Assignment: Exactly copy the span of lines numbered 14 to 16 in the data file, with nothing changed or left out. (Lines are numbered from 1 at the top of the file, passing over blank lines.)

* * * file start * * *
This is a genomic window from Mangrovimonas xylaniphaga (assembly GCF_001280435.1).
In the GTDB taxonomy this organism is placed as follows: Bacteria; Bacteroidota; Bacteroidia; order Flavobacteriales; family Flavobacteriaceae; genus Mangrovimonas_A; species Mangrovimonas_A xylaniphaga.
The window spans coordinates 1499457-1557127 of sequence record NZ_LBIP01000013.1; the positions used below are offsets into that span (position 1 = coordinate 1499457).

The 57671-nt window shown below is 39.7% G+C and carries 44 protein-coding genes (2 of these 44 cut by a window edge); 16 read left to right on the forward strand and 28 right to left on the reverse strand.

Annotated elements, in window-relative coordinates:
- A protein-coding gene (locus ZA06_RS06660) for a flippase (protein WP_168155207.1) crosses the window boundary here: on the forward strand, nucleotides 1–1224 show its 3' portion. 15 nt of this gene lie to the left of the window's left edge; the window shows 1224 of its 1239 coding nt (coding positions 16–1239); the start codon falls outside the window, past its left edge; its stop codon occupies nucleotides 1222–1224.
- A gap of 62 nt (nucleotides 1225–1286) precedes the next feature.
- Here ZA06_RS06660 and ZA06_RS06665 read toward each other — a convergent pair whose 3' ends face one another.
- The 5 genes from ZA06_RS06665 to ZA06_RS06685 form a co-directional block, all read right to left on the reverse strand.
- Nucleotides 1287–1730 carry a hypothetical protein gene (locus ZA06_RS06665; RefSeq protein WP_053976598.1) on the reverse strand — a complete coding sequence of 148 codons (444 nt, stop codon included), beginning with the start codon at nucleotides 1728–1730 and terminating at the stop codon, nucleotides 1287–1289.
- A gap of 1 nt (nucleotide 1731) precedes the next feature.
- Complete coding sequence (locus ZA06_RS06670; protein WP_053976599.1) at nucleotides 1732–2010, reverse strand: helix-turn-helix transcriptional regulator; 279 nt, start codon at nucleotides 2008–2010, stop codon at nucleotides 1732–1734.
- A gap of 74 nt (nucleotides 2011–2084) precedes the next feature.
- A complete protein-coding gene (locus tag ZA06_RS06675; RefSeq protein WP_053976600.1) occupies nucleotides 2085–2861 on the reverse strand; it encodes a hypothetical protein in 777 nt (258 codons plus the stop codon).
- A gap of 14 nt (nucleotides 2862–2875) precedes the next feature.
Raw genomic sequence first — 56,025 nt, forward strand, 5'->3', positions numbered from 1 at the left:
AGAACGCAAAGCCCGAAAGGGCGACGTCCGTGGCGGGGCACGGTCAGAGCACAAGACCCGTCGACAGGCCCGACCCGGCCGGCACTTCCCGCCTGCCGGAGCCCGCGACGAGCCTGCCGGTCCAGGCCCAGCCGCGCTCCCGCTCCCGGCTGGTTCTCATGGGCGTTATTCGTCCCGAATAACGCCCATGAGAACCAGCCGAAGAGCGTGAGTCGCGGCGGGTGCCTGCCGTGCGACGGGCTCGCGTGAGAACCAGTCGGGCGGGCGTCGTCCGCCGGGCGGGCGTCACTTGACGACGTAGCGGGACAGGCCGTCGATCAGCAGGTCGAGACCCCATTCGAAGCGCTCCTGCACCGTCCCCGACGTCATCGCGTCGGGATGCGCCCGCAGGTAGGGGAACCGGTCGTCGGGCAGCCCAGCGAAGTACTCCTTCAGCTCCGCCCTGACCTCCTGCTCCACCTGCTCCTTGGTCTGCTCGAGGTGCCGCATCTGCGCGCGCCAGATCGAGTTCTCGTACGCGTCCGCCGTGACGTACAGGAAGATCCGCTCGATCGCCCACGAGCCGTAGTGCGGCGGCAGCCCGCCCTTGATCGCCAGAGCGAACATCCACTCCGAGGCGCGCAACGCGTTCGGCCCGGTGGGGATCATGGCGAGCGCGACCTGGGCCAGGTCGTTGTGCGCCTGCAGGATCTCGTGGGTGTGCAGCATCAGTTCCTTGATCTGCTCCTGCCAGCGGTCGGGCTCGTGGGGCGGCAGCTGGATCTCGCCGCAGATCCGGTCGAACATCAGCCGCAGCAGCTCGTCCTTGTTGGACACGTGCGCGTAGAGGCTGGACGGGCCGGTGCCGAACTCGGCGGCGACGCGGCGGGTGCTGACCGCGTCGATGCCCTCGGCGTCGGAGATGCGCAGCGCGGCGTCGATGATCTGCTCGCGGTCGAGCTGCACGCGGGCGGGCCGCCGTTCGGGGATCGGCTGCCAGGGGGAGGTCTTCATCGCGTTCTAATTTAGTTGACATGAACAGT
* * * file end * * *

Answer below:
- A complete protein-coding gene (locus tag ZA06_RS06675; RefSeq protein WP_053976600.1) occupies nucleotides 2085–2861 on the reverse strand; it encodes a hypothetical protein in 777 nt (258 codons plus the stop codon).
- A gap of 14 nt (nucleotides 2862–2875) precedes the next feature.
Raw genomic sequence first — 56,025 nt, forward strand, 5'->3', positions numbered from 1 at the left: